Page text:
The process of going public in Spain has experienced major changes since the early 2000s – getting closer to the European Union’s economic and monetary integration and, more recently, moving towards the creation of a Capital Markets Union. During this process, Spain has transposed EU law in a timely manner, achieving full harmonisation of its domestic framework and a competitive position among its European peers.
In this context, and as part of Spain’s own efforts to promote market efficiency while ensuring investors’ protection, Spanish stock exchanges have gained wider international recognition. In 2014 and 2015, with the European economy gradually recovering after the financial crisis of 2008, Spain enjoyed strong initial public offering (IPO) activity, with 14 companies going public and raising aggregate proceeds of €13.1 billion.2 However, the domestic political impasse of 2016, with two (and nearly three) general elections, along with international developments including the US elections and Brexit, took their toll: some IPO candidates cautiously delayed their debut, and Spanish listing activity declined in terms of both number of deals (three IPOs and one listing) and proceeds raised (€1.4 billion).3 The year 2017 set off to a good start with four IPOs raising €3.4 billion in the first half of the year, but the political uncertainty surrounding Catalonia thwarted the trend and the year ended with only one additional IPO raising €667 million.4
II GOVERNING RULES
i Main stock exchanges
The Spanish stock exchanges are the Madrid, Barcelona, Bilbao and Valencia Stock Exchanges. These four stock exchanges were created as independent secondary markets in 1831, 1915, 1890 and 1980, respectively. Since 1989, the four stock exchanges have been electronically interconnected in real time through an automated quotation system and constitute a single secondary market.
The stock exchanges are the sole regulated market in Spain for equity securities.5 They are intended for relatively large companies with a minimum capitalisation of €6 million and a minimum free float of around 25 per cent of the company’s share capital. In December 2017, 134 companies were listed on the Spanish stock exchanges. Total market capitalisation at that time was approximately €1.14 trillion, €396 billion of which was foreign equity.6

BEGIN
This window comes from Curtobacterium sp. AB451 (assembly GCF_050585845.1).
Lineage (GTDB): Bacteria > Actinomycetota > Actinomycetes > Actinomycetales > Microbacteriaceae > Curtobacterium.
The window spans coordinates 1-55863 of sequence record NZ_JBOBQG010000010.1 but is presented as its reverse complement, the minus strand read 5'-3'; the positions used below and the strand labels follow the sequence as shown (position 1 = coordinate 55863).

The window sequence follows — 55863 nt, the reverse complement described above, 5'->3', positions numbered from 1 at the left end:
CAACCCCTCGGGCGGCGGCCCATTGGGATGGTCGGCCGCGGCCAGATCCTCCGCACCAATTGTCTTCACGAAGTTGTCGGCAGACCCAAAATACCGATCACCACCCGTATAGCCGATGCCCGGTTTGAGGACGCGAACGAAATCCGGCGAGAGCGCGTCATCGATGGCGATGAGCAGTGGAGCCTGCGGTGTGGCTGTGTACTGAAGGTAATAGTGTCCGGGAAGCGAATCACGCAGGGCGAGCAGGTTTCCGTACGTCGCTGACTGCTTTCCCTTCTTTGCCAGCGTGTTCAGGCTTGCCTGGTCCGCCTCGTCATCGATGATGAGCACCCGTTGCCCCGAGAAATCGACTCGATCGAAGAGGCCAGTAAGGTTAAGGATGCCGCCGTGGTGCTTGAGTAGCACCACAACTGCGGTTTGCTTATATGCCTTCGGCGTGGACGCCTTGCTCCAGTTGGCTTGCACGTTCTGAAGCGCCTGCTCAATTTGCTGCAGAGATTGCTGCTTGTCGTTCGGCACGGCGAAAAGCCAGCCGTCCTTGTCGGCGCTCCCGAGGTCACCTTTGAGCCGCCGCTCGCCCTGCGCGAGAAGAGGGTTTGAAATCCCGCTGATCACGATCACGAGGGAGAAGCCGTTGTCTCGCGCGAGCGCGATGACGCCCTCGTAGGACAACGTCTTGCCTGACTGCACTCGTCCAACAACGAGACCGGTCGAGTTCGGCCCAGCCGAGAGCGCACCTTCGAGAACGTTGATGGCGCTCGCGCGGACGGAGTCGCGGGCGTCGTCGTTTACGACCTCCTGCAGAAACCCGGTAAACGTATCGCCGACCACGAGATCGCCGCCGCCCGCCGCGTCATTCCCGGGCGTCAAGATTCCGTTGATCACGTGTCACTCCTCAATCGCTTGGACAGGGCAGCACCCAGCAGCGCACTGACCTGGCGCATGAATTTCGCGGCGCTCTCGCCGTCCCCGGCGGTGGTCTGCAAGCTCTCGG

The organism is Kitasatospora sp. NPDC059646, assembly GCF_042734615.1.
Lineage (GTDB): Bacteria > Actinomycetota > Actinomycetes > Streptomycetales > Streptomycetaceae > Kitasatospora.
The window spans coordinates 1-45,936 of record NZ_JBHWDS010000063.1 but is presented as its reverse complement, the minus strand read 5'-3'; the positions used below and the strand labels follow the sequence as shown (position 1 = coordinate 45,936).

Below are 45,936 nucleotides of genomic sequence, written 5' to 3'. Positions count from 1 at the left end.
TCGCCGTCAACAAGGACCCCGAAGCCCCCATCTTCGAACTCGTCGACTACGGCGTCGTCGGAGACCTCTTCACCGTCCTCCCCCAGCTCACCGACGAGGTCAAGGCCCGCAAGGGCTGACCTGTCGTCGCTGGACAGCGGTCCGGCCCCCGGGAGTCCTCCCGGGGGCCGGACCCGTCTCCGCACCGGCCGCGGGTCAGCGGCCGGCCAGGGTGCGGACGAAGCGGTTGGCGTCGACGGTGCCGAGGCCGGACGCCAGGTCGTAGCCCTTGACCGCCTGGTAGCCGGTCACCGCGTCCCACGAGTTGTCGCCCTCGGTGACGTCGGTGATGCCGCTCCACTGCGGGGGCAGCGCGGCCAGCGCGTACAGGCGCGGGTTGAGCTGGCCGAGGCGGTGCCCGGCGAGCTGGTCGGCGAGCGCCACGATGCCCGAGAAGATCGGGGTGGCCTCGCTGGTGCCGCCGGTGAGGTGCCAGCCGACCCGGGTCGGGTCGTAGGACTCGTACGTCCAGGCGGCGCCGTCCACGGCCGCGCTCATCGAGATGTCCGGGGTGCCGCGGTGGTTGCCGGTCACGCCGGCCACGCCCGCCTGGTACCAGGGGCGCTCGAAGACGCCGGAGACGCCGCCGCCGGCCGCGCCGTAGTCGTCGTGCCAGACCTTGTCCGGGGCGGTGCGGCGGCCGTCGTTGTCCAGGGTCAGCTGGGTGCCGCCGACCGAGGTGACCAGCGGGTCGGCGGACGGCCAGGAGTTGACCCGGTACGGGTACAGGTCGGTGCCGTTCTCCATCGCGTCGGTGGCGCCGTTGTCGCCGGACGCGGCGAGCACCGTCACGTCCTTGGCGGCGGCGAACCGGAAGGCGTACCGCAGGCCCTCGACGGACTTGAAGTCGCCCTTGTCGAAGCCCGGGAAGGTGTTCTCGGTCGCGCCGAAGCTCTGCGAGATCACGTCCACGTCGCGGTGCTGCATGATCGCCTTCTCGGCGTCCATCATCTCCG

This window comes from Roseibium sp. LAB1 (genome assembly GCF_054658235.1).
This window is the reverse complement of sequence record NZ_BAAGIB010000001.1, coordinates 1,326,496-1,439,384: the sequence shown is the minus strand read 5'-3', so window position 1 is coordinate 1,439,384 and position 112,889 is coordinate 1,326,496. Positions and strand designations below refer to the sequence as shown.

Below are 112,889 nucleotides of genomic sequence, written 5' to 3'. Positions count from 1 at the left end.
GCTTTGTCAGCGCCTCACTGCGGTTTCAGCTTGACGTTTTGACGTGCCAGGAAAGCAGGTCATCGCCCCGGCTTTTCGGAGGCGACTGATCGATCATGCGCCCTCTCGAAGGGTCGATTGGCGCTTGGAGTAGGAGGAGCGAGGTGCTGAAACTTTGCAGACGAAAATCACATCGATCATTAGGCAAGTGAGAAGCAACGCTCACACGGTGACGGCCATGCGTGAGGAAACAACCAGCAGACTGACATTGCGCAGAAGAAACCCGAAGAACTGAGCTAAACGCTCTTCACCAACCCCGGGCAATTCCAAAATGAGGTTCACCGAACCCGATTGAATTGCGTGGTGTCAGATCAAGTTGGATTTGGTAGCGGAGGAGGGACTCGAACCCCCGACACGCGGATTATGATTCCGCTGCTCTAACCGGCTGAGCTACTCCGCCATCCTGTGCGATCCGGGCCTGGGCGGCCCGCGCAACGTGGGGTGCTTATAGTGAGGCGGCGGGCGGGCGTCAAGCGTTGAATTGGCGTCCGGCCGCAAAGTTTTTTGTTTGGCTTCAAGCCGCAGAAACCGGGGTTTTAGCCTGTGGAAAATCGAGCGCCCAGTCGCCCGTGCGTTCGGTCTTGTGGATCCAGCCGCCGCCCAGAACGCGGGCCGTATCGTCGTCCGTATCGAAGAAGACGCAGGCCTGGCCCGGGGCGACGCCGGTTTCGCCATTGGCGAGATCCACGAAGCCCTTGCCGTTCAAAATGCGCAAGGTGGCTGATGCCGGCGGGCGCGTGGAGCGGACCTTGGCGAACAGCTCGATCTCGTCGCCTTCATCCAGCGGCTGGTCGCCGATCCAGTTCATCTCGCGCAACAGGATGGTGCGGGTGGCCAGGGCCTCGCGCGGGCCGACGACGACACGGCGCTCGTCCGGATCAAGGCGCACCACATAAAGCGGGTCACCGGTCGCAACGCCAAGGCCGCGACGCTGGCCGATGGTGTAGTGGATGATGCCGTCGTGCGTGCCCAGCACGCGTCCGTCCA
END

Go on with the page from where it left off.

Two multilateral trading facilities7 also operate in Spain: the Alternative Equity Market (MAB) and Latibex. In contrast to regulated markets, multilateral trading facilities can be freely created and their management company can be a market regulator, an investment firm or a special purpose entity.8
The MAB was established in 2006 to grant small companies access to capital markets through a less burdensome framework. It is divided into five segments addressed to distinct types of companies:
- growth companies;
- real estate investment trusts (REITs), which, since December 2016, includes a sub-group for developing REITs;
- open-ended investment schemes;
- venture capital firms; and
- hedge funds.
This market is growing rapidly, having reached historical maximum levels in December 2017, with an aggregate market capitalisation of €42 billion and 42 listed companies in the growth segment.9
Latibex, an international market for Latin-American securities, was created in 1999 to channel European investment towards Latin America. It enjoyed its golden age during the early 2000s, but has gradually declined ever since. In December 2017, securities of only 20 issuers were traded on the platform.